These initiatives can be replicated in other countries. India can lend its support through information sharing, training and capacity building. Already, what differentiates India’s international development cooperation activities, undertaken in more than 78 countries, is that it is transparent, consultative, and demand driven, based entirely upon the requirements of the partner countries. It is never imposed with unsustainable conditionalities, unlike some other reprehensible, predatory assistance programmes.
As the largest democracy in the world, representing one-sixth of humanity, India’s biggest priority is to provide decent standards of living to its very young, aspirational population that is peaceful, tolerant, inclusive, and plural. India’s foreign policy initiatives are aimed at supporting these core Indian civilisational values, simultaneously with its developmental goals and objectives.
Towards this end, India has built a web of partnerships both within its immediate neighbourhood and beyond. It has strengthened its bilateral and multilateral strategic partnerships with the key players in the region, for collectively building a resilient future.
Except for Pakistan, which continues to use terrorism as an instrument of state policy that has curtailed all meaningful interaction, India’s relations with all its other neighbours in the Indian subcontinent have improved exponentially in the last decade. Its “Neighbourhood First Policy” has reset bilateral relations and built bridges of friendship, connectivity, and understanding thorough mutually beneficial cooperation. A greater regional and sub-regional integration is also taking place in trade and investment, as well as infrastructure and energy connectivity, including through groupings like the Bay of Bengal Initiative for Multisectoral Technical and Economic Cooperation (BIMSTEC) and the Bangladesh-Bhutan-India-Nepal (BBIN) cooperation.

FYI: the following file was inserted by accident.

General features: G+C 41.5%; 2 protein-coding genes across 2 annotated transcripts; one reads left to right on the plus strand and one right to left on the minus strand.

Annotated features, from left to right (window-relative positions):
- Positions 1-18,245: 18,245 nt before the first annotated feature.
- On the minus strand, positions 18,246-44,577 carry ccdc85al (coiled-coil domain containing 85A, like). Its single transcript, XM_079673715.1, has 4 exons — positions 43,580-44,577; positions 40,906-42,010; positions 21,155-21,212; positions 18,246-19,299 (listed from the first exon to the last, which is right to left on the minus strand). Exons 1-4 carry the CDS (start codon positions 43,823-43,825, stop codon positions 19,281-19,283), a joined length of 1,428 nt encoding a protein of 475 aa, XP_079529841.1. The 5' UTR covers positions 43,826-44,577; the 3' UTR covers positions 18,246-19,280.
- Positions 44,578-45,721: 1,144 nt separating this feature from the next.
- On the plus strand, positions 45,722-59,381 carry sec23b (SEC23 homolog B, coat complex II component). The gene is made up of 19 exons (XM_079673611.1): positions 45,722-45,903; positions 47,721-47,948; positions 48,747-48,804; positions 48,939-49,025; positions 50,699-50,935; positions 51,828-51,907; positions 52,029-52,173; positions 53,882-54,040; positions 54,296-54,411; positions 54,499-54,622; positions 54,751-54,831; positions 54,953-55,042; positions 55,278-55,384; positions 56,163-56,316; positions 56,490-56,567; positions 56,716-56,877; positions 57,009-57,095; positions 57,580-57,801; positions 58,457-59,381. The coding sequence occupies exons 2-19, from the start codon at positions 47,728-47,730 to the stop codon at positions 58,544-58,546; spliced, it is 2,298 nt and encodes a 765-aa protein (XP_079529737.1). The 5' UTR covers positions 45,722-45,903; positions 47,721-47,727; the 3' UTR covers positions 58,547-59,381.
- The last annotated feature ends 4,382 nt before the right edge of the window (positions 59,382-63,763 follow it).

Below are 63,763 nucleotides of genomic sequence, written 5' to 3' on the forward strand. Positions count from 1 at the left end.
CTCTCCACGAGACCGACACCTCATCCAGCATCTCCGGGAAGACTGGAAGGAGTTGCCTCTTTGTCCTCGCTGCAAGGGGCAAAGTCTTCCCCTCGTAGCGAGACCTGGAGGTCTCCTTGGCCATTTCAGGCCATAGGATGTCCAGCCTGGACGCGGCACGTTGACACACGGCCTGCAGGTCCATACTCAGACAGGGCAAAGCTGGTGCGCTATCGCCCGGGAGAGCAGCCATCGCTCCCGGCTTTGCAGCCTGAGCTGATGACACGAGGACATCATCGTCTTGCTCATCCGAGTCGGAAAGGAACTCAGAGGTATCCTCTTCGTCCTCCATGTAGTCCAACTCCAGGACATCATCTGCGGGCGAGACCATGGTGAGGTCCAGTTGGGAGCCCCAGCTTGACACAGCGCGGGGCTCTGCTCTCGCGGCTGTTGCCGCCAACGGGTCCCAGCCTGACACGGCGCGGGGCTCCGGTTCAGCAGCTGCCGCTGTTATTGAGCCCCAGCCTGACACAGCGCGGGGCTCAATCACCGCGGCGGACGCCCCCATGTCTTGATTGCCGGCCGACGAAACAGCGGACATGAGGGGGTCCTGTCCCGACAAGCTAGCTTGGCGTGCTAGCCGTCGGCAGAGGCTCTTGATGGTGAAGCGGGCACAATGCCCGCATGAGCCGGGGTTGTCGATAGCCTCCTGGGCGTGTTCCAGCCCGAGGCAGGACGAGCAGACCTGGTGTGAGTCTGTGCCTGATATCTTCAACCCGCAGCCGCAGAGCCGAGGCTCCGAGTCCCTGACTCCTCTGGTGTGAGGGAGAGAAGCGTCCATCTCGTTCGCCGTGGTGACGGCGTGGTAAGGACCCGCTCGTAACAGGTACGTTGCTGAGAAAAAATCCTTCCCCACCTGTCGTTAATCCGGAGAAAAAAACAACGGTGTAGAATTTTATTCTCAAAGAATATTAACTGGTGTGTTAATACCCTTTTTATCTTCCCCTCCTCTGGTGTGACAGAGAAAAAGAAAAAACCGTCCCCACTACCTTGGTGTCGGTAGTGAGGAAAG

India’s further outreach to its extended neighbourhood is summed up in its “Act East” and “Look West” policies, reinvigorating its relations with countries spanning the entire Indo-Pacific. A concerted effort has also been made to enhance cooperation with the Central Asian republics, with whom India shares deep civilisational links and common security challenges.
There is a convergence of interest in economic, political, and strategic outlook with several of India’s key partners. India’s strategic partnership with the US has strengthened and become stronger in the last decade. Today, the US is India’s largest trade and technology partner. India has also expanded its relations with Japan, Australia, and South Korea, injecting new dynamism through recent high-level visits. Europe too is a major strategic partner and economic relations are expected to expand further with the imminent finalisation of the India-EU Free Trade Agreement (FTA). India has transformed its relations with the Gulf countries while simultaneously maintaining high-level dialogue with Iran on vital connectivity projects that are being implemented. India’s strategic partnership with Russia has withstood international pressures from western countries to condemn Russia’s military intervention in Ukraine. In fact, economic ties have expanded, with Russia today as India’s largest supplier of oil.